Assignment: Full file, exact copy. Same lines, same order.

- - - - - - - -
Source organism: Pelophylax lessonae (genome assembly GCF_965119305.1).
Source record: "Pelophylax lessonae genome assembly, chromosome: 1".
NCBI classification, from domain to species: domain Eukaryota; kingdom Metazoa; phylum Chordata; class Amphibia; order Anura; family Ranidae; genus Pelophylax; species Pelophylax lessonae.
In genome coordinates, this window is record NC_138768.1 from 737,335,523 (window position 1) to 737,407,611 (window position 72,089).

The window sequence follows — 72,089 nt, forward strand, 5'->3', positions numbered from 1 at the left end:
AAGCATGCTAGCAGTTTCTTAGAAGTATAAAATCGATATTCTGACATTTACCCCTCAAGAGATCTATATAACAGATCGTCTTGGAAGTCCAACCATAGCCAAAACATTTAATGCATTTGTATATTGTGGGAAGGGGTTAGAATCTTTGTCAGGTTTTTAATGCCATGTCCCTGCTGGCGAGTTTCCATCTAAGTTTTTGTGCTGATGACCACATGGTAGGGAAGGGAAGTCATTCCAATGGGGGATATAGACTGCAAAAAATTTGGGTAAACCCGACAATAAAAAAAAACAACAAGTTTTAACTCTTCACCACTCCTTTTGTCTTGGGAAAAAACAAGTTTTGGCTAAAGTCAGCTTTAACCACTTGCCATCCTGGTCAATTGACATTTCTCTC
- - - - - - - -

Source organism: Pelophylax lessonae (genome assembly GCF_965119305.1).
Source record: "Pelophylax lessonae genome assembly, chromosome: 1".
NCBI classification, from domain to species: domain Eukaryota; kingdom Metazoa; phylum Chordata; class Amphibia; order Anura; family Ranidae; genus Pelophylax; species Pelophylax lessonae.
In genome coordinates, this window is record NC_138768.1 from 737,335,523 (window position 1) to 737,407,611 (window position 72,089).

The window sequence follows — 72,089 nt, forward strand, 5'->3', positions numbered from 1 at the left end:
AAGCATGCTAGCAGTTTCTTAGAAGTATAAAATCGATATTCTGACATTTACCCCTCAAGAGATCTATATAACAGATCGTCTTGGAAGTCCAACCATAGCCAAAACATTTAATGCATTTGTATATTGTGGGAAGGGGTTAGAATCTTTGTCAGGTTTTTAATGCCATGTCCCTGCTGGCGAGTTTCCATCTAAGTTTTTGTGCTGATGACCACATGGTAGGGAAGGGAAGTCATTCCAATGGGGGATATAGACTGCAAAAAATTTGGGTAAACCCGACAATAAAAAAAAACAACAAGTTTTAACTCTTCACCACTCCTTTTGTCTTGGGAAAAAACAAGTTTTGGCTAAAGTCAGCTTTAACCACTTGCCATCCTGGTCAATTGACATTTCTCTC